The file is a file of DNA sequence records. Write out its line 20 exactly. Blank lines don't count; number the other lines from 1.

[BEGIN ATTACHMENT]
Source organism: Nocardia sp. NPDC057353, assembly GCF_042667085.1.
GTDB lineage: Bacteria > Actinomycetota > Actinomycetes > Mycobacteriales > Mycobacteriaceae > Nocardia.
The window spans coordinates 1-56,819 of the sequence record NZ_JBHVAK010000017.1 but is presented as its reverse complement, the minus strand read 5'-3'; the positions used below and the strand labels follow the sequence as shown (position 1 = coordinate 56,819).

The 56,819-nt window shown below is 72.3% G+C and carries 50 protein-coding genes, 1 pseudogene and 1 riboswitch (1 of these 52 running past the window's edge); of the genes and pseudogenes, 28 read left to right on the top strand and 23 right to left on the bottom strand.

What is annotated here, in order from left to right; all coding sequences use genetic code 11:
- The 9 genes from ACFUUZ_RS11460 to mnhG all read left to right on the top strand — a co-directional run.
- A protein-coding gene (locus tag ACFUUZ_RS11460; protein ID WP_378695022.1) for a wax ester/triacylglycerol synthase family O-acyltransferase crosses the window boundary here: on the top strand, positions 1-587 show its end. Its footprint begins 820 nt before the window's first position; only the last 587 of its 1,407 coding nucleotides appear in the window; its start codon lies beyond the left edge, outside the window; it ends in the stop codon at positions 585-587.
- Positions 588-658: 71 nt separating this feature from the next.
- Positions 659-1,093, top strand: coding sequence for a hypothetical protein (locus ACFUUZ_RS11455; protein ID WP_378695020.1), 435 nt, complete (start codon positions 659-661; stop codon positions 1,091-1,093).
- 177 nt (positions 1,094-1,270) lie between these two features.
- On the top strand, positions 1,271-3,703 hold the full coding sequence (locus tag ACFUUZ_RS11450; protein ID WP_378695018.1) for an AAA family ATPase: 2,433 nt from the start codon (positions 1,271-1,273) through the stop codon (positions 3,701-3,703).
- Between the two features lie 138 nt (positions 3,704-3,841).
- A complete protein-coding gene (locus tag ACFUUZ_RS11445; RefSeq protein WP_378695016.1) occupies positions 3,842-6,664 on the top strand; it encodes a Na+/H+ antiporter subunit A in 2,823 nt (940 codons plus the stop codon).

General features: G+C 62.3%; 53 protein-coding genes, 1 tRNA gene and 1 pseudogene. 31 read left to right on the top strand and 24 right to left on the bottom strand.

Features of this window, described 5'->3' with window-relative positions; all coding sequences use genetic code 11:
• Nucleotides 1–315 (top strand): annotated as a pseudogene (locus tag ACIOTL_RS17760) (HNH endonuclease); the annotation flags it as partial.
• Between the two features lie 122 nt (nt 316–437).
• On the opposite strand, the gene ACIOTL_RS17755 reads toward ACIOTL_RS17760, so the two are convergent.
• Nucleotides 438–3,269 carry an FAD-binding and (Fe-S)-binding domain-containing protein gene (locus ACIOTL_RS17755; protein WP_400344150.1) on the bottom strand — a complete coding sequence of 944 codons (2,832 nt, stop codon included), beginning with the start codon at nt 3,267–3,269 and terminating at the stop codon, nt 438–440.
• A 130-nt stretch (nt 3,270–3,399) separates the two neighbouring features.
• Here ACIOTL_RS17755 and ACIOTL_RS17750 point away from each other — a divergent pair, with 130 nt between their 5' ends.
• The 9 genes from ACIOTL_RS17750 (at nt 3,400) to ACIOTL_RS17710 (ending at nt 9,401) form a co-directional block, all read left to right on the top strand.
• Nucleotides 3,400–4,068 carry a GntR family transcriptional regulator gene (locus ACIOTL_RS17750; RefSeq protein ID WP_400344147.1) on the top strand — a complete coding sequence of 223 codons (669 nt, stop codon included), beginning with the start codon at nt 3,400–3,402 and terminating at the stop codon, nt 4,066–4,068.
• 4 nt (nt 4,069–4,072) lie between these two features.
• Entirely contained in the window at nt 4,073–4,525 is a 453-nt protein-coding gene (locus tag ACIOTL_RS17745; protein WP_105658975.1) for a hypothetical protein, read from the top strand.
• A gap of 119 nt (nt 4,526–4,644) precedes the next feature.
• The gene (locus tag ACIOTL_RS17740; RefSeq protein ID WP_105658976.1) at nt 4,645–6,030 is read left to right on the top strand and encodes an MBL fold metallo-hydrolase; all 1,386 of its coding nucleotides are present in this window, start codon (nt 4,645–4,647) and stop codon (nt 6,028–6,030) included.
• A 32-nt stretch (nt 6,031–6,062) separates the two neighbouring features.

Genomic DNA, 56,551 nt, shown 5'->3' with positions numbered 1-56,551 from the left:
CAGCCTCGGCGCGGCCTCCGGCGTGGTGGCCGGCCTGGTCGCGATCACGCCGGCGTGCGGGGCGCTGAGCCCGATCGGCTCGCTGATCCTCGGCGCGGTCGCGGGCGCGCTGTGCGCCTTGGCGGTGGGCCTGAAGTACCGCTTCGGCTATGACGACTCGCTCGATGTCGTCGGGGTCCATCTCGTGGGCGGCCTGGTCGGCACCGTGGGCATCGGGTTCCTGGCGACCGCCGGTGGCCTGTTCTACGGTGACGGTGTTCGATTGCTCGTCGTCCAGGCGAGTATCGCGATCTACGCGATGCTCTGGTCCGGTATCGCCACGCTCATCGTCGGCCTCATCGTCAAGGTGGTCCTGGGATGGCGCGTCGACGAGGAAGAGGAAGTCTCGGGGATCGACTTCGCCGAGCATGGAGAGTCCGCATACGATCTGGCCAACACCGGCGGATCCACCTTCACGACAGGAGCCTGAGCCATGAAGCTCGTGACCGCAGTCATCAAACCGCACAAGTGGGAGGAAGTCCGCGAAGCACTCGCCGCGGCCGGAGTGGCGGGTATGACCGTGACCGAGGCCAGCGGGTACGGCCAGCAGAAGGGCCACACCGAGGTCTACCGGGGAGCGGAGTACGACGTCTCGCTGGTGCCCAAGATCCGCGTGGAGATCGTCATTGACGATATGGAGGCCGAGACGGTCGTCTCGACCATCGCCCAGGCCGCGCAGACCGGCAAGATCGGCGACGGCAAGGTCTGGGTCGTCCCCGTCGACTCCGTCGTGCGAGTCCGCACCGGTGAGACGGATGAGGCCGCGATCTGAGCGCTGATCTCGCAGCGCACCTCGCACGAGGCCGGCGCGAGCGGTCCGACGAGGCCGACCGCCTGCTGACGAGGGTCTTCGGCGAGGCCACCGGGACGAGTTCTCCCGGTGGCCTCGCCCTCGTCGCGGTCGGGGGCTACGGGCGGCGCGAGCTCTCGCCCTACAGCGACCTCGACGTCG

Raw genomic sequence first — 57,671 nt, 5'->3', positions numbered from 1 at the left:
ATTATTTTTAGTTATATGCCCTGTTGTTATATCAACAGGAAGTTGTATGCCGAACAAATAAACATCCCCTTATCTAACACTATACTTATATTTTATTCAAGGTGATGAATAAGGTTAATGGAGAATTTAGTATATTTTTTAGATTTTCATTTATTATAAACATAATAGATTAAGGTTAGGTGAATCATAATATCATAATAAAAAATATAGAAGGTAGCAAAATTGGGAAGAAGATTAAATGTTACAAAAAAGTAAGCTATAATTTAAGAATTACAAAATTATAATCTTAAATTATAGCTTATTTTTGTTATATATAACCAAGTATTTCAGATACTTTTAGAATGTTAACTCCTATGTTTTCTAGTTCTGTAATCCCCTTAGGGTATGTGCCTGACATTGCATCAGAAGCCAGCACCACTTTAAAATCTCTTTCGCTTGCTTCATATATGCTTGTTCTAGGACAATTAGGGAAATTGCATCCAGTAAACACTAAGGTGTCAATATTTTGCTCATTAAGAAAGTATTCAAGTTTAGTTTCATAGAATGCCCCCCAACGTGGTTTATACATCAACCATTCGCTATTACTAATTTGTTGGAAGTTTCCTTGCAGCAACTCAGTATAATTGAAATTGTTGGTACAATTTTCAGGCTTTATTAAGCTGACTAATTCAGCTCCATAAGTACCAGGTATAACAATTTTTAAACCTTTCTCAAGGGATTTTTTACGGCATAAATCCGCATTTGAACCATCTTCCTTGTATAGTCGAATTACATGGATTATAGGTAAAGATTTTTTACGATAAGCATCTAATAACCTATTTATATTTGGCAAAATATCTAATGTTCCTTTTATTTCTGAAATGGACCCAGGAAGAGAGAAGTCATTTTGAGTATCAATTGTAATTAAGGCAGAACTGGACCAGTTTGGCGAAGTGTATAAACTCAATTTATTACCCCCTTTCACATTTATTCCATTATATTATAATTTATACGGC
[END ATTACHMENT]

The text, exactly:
• A 130-nt stretch (nt 3,270–3,399) separates the two neighbouring features.